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The Birds (1963)

Alfred Hitchcock was far better suited to small worries than big ones. In which case, I think it is wiser to see The Birds not so much as an alarm being raised about birds—or any creatures, winged or not—taking over the world but, rather, a nagging revery on why Jessica Tandy and Tippi Hedren have such similar hairstyles. In which case, The Birds was an uncommon amount of investment and time spent on real seagulls, special effects, and even painting the passing circumflexes of aggressive crows onto the film stock.

Look at it this way: Mitch Brenner (Rod Taylor) finds Melanie Daniels (Hedren) in a San Francisco pet store. He is attracted, so is she, but their flirtation is not quite natural—it begins to reveal the cracks of insecurity. So Melanie follows Mitch "home" to Bodega Bay, where he lives with his mother, Lydia (Tandy), and there's a schoolteacher in the town (Suzanne Pleshette) who's obviously a burnt-out flame from Mitch's past, frightened off by the mother and by Mitch's reticence about going beyond Mother's wishes. May I say in passing, or remind you, that The Birds followed Psycho in Hitchcock's career, a film much concerned with ways in which the mother-son relationship can get tangled. And Melanie and Lydia do have the same hairstyle—a front wave swept up off the head, with little vertigo curls at either end. And the mother is unhappy about Melanie, just as Mitch is nervous about claiming her while Mother is disapproving.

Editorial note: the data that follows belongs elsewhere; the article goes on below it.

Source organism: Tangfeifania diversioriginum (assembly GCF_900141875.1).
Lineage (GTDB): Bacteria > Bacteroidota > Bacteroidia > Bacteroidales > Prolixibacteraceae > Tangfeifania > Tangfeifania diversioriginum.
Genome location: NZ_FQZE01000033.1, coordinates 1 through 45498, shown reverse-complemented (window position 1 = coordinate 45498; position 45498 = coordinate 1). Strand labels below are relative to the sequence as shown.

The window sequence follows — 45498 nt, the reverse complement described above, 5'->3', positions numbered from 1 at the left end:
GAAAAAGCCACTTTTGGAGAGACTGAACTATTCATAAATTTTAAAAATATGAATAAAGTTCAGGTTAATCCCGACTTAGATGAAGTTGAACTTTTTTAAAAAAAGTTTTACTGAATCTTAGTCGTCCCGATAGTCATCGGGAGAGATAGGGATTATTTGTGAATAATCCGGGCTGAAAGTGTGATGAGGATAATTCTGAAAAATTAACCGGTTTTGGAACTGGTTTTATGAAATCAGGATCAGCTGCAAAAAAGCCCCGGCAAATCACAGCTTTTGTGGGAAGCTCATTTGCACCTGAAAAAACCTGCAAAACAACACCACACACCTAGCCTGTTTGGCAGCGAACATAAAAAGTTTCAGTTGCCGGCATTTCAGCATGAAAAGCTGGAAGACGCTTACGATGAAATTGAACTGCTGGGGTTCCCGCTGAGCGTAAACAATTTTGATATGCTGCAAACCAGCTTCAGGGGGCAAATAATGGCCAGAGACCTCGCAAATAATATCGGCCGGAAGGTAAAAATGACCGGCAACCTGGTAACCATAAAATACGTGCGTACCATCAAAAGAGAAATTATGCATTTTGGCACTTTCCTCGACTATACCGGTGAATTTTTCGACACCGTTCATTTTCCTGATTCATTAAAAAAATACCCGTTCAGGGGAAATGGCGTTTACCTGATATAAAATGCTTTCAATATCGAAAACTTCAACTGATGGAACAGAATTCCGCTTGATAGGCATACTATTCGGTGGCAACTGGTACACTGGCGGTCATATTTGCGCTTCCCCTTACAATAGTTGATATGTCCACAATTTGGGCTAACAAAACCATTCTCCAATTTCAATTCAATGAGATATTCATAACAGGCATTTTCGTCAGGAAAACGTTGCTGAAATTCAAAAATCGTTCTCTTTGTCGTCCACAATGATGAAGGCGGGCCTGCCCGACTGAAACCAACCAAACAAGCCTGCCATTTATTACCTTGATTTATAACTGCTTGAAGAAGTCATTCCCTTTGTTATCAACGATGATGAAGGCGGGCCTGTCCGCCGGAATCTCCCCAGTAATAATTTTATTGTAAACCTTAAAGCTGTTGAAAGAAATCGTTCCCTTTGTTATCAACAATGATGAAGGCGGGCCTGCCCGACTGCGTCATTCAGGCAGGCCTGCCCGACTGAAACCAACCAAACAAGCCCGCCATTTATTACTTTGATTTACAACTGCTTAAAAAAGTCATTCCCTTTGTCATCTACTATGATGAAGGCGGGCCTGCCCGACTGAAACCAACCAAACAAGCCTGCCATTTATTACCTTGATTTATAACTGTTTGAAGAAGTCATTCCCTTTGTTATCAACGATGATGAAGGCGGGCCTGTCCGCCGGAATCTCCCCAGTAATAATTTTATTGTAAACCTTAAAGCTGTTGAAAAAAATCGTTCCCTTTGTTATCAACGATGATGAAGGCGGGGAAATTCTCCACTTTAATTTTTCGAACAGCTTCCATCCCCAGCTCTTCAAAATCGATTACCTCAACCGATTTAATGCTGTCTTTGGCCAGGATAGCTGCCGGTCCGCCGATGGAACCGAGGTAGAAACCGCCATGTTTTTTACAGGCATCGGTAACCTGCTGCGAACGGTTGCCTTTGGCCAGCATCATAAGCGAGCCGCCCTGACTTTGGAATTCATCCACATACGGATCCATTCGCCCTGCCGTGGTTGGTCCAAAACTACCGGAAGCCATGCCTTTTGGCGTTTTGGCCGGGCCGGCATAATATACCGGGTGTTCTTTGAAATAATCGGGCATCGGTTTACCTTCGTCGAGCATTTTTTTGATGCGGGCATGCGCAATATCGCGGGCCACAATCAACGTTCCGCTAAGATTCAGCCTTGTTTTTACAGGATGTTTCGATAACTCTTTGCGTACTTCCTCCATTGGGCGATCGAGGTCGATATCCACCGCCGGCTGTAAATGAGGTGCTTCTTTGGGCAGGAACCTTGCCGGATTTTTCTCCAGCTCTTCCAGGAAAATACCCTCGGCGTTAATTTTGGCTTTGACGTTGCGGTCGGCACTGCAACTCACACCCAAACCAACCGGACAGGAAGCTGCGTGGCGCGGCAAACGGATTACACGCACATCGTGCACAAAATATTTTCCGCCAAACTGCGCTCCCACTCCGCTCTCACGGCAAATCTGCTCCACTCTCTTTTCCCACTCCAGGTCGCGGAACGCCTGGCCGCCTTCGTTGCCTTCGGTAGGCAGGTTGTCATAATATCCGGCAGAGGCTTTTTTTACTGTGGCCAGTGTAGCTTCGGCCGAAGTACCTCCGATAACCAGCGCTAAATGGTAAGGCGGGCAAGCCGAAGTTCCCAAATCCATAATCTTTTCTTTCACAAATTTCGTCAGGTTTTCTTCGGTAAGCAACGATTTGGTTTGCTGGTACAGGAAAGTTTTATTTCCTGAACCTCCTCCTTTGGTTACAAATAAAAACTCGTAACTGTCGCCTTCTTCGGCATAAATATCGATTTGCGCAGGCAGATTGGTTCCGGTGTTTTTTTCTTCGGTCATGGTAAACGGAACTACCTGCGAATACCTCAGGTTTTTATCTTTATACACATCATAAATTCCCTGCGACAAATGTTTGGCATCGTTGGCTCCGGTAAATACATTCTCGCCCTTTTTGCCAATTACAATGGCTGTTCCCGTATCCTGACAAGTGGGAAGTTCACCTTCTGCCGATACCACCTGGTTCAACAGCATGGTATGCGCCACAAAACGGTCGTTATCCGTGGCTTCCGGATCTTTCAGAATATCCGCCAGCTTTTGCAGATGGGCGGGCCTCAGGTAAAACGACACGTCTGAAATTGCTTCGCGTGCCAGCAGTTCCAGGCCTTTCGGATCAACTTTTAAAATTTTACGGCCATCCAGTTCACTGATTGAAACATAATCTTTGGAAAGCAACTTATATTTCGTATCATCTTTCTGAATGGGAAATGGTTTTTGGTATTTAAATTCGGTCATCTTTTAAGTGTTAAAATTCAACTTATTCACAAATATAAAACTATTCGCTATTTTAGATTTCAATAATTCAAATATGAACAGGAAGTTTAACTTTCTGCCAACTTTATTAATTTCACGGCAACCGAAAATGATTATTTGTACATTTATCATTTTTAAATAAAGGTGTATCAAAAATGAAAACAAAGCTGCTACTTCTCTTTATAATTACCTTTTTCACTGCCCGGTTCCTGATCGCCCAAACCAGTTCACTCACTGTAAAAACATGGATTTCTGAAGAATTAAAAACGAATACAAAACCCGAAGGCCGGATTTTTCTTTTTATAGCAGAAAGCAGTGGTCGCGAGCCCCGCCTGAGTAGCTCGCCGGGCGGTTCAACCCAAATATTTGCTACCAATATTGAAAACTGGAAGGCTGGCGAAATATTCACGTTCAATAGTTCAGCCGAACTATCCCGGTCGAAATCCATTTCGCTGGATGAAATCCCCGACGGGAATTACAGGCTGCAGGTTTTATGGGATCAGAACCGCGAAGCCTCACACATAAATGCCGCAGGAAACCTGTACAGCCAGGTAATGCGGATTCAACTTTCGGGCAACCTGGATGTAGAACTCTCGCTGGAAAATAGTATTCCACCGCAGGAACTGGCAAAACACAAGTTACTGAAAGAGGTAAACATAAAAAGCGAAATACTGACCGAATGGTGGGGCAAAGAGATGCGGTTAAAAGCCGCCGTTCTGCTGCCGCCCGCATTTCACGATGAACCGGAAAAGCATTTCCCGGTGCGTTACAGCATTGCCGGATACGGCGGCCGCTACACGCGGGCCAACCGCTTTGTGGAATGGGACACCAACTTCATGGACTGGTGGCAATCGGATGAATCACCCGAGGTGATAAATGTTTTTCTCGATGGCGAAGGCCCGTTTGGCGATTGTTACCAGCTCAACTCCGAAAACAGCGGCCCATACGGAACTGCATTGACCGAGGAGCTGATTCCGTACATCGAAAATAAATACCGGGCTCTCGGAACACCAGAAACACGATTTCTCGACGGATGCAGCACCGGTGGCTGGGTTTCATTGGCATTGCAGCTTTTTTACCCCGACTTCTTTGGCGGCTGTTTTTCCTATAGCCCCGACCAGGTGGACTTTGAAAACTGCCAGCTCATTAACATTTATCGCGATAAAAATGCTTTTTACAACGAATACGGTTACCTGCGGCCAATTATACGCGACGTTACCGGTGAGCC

That is when the birds start to attack—and, by implication, it is what drives them. This all comes from a Daphne Du Maurier short story (set in England, with simple farming people). The script is by Evan Hunter, though he and Hitch did not get on too well as the project advanced. Once the birds take wing—with classically Hitchcockian shock effects tinged with comedy, as when the birds gather on a playground monkey bars—the movie is a prolonged and very taxing ordeal, in part because birds are spiky, alien, unpredictable, and ungraspable. And the climax of the ordeal is one in which Melanie (and even Hedren herself) is subjected to a kind of onslaught or rape—hell to film, and traumatic in impact. So a stricken Melanie becomes the child of the mother.

We know now that this strange drama was exacerbated by Hitch's infatuation with Tippi Hedren, in many ways the inevitable outcome of his lifelong adoration and torture of actresses. It is also instructive that The Birds comes after the huge success of Psycho, so he was unbridled, and the film was more abstract than anything he had done before. It was also his last unflawed film.

So it's an extraordinary, very troubling picture—not just because of the irrational hostility of the birds, but because of the deep-seated neurotic explanations for their aggression. It is as if Hitch had at last elected to act on his most insightful reviews and had admitted sexual insecurity as his subject. All in all, it's not just a brilliant if rather academic film, but something tinged with embarrassment—ours: We wonder if we should be watching. And these birds attack the eyes.

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